The Shortest Season

Summer came to us for a few short days, and it has left again. While last week saw us basking in sunny 80-degree weather, today I am curled up on the couch with my warmest sweater pulled tightly around me. A blanket is over my legs and slippers warm my feet. It is 50 degrees outside! We know we have adjusted far too much to New England because we are refusing to put on the heat. The menu for supper will be grilled cheese sandwiches and soup when what I want it to be is grilled chicken and salad, with a drink that has a twist of lemon served in our city yard with the breeze of summer coming over us. I’ll not have my way. It is what it is, and I have no control over it.

Despite this, the flowers continue to bloom the way they do, and right now it is peonies. Peonies amaze me. Big, showy flowers, there is nothing shy about them. Their fuchsia, pink, or white blossoms take over a garden screaming “Notice me! I’ll not have you ignore me!” And then bam! They are gone. It somehow seems wrong. As though I am given this glimpse of glorious beauty and just as I’m breathing it in, it’s gone. Gone until the following year, only a memory to look back on.

I sometimes feel that way about those things that are so beautiful and good in this life. That they come, bringing us into the beauty and glory of the moment and then, like the peony season, they are gone. I stand wistfully watching, not quite believing that the beauty I was offered is no longer present, longing to bring it back. Wanting to grasp at it with my hot little hand, willing it to stay.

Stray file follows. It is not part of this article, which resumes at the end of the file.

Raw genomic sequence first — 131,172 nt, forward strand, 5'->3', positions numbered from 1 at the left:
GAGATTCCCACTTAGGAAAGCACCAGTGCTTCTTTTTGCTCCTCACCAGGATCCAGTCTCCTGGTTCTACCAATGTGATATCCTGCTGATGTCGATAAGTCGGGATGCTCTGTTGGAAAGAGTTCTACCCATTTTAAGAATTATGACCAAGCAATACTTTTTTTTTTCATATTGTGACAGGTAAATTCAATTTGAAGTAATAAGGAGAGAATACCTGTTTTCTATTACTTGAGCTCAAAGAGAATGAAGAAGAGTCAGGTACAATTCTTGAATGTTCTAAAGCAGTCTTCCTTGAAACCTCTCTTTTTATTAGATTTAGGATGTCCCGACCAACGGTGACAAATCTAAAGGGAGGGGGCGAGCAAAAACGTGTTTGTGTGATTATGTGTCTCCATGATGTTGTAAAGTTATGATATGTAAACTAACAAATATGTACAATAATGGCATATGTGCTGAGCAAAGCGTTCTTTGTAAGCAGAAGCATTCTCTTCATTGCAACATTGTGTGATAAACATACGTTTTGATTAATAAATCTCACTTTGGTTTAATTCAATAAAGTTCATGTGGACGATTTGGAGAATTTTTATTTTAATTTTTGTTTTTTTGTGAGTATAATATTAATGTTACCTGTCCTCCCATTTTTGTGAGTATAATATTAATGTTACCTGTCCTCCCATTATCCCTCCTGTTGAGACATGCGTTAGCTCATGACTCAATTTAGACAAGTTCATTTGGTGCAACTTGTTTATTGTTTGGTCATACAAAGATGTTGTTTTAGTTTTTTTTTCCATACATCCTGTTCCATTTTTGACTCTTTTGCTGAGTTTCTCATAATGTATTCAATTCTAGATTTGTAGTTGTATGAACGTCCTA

Like peonies, the moments come again. Though they may come in different forms and contexts, they hold the same beauty and goodness. The moment in a family wedding, where it is just you and your family and no one else really matters – all is right, and you are fully present in celebration of a sacred union. The moment where the sun is just hitting the horizon and you gasp with the beauty of it. The moment where your son arrives and surprises you, and you didn’t realize just how much you needed this gift until suddenly, there he is. The moment where you feel so fully at peace with your surroundings that you are not quite sure the peace is real, but you want to hold it for as long as you can. Those moments of newborn babies or deathbed love, moments of receiving the Eucharist, knowing that heaven just met earth through Divine Liturgy.

Yet like peonies, they are short and then they are gone. I think as humans we ache for the redemption that seems so fully present during those times. Born to be whole, set in a broken world, we drink in these moments of redemption as those who are dying of thirst. We drink them in, and then they are gone. Yet when life gets terrible and evil feels like it will win, the memories call us back and stay with us, urging us on and reminding us that faith is required to believe that beauty and goodness will come again. Reminding us that redemption is real, that someday all will be restored, beauty and goodness forever present, a broken world put together by a God who calls us home.